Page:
In a recent case decided by Westchester Surrogate Anthony A Scarpino on January 19, 2012 and reported in the New York Law Journal on January 27, 2012 entitled, Matter of the Estate of Michael Konstantin, issues regarding proper notice of Surrogate’s Court proceedings and proof of kinship of a non-marital child converged. In Konstantine, a proceeding was commenced by a non-marital child to vacate the probate of the decedent’s Last Will and the distribution of millions of dollars of wrongful death proceeds on the ground that the non-marital child was not included as a party to the prior proceedings and was entitled to receive a share of the proceeds. Based upon the evidence presented to the Court, the Surrogate found that the child presented some evidence that “the decedent openly and notoriously acknowledged the non-marital child as his own” and also showed that genetic marker testing was a proper method of discovery. Therefore, the Court directed that the decedent’s other children submit to genetic marker testing which has a high probability of showing whether the non-marital child had a common father.

Surrogate’s Court cases require the assistance of experienced estate attorneys who are familiar with the rules and procedures of estate settlement to protect the interest of the parties interested in a decedent’s estate.

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The New York Probate of a Last Will and an administration proceeding for an intestate (no Will) estate each requires compliance with provisions in the New York Estates Powers and Trusts Law (EPTL) and the Surrogate’s Court Procedure Act (SCPA).

Among the most fundamental provisions of these statutes is the requirement that parties who have an interest in the proceedings receive proper notice so that they can appear in Court and protect their rights. In this regard, it is not always easy to determine or to locate all the parties whose interests must be disclosed to Court so that proper notice is provided to them.

For example, in both probate and intestate administration proceedings, all of the decedent’s distributees must be determined and located so that notice, usually in the form of a Citation, can be sent to them. A Citation is a paper issued by the Surrogate’s Court in New York, whether in Nassau County or Brooklyn or otherwise, in which the Court designates a date for the case to appear on the Court calendar and advises the party receiving the Citation to appear on such date in connection with the particular relief that is to be presented (i.e., probate of the Will).

The New York Probate Lawyer Blog has previously discussed some of the many issues that arise in determining interested parties such as questions regarding Kinship and problems faced by persons whose father was not married to their mother at the time of birth.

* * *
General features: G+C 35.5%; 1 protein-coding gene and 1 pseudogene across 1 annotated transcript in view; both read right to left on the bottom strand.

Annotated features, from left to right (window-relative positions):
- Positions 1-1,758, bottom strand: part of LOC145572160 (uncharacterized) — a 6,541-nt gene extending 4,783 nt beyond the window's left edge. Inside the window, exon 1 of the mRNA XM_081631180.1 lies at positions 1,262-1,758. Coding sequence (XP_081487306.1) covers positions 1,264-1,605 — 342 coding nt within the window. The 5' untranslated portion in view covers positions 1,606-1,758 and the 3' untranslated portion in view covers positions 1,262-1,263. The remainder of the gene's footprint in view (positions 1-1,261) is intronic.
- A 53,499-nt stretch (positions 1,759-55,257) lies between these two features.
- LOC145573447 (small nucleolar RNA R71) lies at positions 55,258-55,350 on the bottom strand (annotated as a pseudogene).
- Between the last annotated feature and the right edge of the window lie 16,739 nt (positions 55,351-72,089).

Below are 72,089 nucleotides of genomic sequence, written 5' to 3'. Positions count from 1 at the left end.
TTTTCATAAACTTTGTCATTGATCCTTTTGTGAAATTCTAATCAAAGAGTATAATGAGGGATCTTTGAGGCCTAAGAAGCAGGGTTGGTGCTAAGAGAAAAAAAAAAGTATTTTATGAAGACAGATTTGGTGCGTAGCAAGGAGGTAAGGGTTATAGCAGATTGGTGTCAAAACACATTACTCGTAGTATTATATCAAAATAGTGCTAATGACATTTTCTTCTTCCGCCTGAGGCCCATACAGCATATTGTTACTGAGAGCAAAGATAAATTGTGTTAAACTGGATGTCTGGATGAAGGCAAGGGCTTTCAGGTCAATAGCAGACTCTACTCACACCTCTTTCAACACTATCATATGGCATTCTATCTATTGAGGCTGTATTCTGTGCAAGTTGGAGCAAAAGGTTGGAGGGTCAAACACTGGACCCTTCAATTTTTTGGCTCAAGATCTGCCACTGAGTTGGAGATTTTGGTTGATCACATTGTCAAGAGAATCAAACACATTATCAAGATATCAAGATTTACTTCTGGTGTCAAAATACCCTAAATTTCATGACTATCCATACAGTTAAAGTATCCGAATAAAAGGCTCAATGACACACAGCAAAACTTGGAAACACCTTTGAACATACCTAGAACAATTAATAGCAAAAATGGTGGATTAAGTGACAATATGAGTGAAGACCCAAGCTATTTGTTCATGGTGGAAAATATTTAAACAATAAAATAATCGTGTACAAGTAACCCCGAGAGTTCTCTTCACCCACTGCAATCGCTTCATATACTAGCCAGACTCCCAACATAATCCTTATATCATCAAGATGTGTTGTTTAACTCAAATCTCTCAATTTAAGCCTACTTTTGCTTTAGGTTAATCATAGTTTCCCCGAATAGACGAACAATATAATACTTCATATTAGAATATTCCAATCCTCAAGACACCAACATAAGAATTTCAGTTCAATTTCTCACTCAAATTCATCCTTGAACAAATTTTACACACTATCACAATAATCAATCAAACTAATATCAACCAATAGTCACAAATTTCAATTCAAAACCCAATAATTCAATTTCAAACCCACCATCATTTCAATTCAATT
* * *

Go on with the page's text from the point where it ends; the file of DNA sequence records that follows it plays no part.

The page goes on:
In a recent case entitled Matter of Cutler, which was decided on October 31, 2011 and reported in the New York Law Journal on November 14, 2011, Surrogate Edward W. McCarthy III (Nassau County) was presented with an issue concerning a biological child of the decedent. It appears that the child had been adopted by a stepfather after the decedent and the child’s mother were divorced. In connection with the probate of the decedent-father’s Last Will, the proposed Executor asked the Court to unseal the child’s adoption records so that the child could be located and given notice of the probate proceeding. As explained by the Court, notwithstanding the adoption of the child by the stepfather, New York Domestic Relations Law Section 117(1) provided that the adoption by the stepfather did not eliminate the child’s interest as a distributee of the child’s deceased parent. Therefore, the child remained a distributee of her father pursuant to EPTL 4-1.1 and was entitled to notice in the probate proceeding.

The Court allowed the unsealing of the records but appointed a Guardian ad Litem to supervise the process to protect the privacy of the adoption process.

As can be seen from Cutler the assistance of a Nassau Probate Lawyer was needed to advise the nominated executor with regard to probating the decedent’s Last Will. I have represented many individuals in probate and intestate administration proceedings regarding the identification and location of all parties who must receive notice and providing the Court with the information necessary to complete these cases. Estate settlement and administration often necessitates a full review of a decedent’s family history which requires extensive research. While thoughtful estate planning through the use of a Last Will and Living Trust may avoid some of these post-death problems, it is more often the case that such planning has not been done and estate administration is delayed and complicated while a search for interested parties is performed.